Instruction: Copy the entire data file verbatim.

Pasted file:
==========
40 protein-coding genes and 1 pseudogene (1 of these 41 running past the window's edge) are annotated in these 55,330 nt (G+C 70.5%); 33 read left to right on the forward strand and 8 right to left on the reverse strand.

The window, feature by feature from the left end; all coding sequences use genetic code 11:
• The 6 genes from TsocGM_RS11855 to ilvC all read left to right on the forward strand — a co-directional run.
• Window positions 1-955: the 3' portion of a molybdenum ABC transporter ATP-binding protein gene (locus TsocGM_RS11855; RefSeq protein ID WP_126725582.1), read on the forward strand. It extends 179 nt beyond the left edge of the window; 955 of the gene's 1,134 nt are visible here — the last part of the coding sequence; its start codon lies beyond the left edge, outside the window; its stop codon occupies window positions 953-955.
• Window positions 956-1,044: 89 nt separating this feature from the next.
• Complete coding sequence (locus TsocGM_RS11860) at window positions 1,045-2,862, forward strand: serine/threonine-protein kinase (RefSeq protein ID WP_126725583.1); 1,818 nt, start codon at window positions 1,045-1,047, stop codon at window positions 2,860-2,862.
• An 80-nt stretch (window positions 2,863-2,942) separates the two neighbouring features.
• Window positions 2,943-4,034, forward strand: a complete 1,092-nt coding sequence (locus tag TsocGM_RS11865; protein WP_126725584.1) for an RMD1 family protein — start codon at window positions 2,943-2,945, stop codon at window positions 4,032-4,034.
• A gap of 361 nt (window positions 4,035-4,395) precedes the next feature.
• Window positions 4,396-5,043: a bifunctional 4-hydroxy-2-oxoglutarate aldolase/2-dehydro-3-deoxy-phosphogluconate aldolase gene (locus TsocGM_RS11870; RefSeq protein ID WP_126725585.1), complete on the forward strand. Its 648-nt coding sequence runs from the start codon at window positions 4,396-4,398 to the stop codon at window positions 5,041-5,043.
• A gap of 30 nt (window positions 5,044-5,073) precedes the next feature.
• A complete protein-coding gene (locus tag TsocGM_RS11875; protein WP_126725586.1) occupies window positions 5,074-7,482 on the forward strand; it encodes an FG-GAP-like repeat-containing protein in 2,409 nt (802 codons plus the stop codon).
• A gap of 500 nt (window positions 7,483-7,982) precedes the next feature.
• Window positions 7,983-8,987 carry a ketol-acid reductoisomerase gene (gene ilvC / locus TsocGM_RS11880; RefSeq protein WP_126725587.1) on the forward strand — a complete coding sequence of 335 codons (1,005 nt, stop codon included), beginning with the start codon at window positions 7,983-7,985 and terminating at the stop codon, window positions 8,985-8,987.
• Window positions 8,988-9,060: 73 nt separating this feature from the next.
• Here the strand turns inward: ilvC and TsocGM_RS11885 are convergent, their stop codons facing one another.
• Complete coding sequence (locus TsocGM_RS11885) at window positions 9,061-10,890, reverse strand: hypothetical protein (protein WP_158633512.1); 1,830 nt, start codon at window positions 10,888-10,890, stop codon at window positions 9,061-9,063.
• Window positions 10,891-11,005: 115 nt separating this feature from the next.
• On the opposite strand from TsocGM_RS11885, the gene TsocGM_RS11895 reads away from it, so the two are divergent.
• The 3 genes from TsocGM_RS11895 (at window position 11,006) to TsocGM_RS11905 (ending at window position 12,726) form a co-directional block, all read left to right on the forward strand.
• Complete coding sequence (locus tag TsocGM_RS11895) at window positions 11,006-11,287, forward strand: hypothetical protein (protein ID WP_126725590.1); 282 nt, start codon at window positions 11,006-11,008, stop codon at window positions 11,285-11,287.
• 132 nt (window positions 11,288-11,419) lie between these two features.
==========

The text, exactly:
40 protein-coding genes and 1 pseudogene (1 of these 41 running past the window's edge) are annotated in these 55,330 nt (G+C 70.5%); 33 read left to right on the forward strand and 8 right to left on the reverse strand.

The window, feature by feature from the left end; all coding sequences use genetic code 11:
• The 6 genes from TsocGM_RS11855 to ilvC all read left to right on the forward strand — a co-directional run.
• Window positions 1-955: the 3' portion of a molybdenum ABC transporter ATP-binding protein gene (locus TsocGM_RS11855; RefSeq protein ID WP_126725582.1), read on the forward strand. It extends 179 nt beyond the left edge of the window; 955 of the gene's 1,134 nt are visible here — the last part of the coding sequence; its start codon lies beyond the left edge, outside the window; its stop codon occupies window positions 953-955.
• Window positions 956-1,044: 89 nt separating this feature from the next.
• Complete coding sequence (locus TsocGM_RS11860) at window positions 1,045-2,862, forward strand: serine/threonine-protein kinase (RefSeq protein ID WP_126725583.1); 1,818 nt, start codon at window positions 1,045-1,047, stop codon at window positions 2,860-2,862.
• An 80-nt stretch (window positions 2,863-2,942) separates the two neighbouring features.
• Window positions 2,943-4,034, forward strand: a complete 1,092-nt coding sequence (locus tag TsocGM_RS11865; protein WP_126725584.1) for an RMD1 family protein — start codon at window positions 2,943-2,945, stop codon at window positions 4,032-4,034.
• A gap of 361 nt (window positions 4,035-4,395) precedes the next feature.
• Window positions 4,396-5,043: a bifunctional 4-hydroxy-2-oxoglutarate aldolase/2-dehydro-3-deoxy-phosphogluconate aldolase gene (locus TsocGM_RS11870; RefSeq protein ID WP_126725585.1), complete on the forward strand. Its 648-nt coding sequence runs from the start codon at window positions 4,396-4,398 to the stop codon at window positions 5,041-5,043.
• A gap of 30 nt (window positions 5,044-5,073) precedes the next feature.
• A complete protein-coding gene (locus tag TsocGM_RS11875; protein WP_126725586.1) occupies window positions 5,074-7,482 on the forward strand; it encodes an FG-GAP-like repeat-containing protein in 2,409 nt (802 codons plus the stop codon).
• A gap of 500 nt (window positions 7,483-7,982) precedes the next feature.
• Window positions 7,983-8,987 carry a ketol-acid reductoisomerase gene (gene ilvC / locus TsocGM_RS11880; RefSeq protein WP_126725587.1) on the forward strand — a complete coding sequence of 335 codons (1,005 nt, stop codon included), beginning with the start codon at window positions 7,983-7,985 and terminating at the stop codon, window positions 8,985-8,987.
• Window positions 8,988-9,060: 73 nt separating this feature from the next.
• Here the strand turns inward: ilvC and TsocGM_RS11885 are convergent, their stop codons facing one another.
• Complete coding sequence (locus TsocGM_RS11885) at window positions 9,061-10,890, reverse strand: hypothetical protein (protein WP_158633512.1); 1,830 nt, start codon at window positions 10,888-10,890, stop codon at window positions 9,061-9,063.
• Window positions 10,891-11,005: 115 nt separating this feature from the next.
• On the opposite strand from TsocGM_RS11885, the gene TsocGM_RS11895 reads away from it, so the two are divergent.
• The 3 genes from TsocGM_RS11895 (at window position 11,006) to TsocGM_RS11905 (ending at window position 12,726) form a co-directional block, all read left to right on the forward strand.
• Complete coding sequence (locus tag TsocGM_RS11895) at window positions 11,006-11,287, forward strand: hypothetical protein (protein ID WP_126725590.1); 282 nt, start codon at window positions 11,006-11,008, stop codon at window positions 11,285-11,287.
• 132 nt (window positions 11,288-11,419) lie between these two features.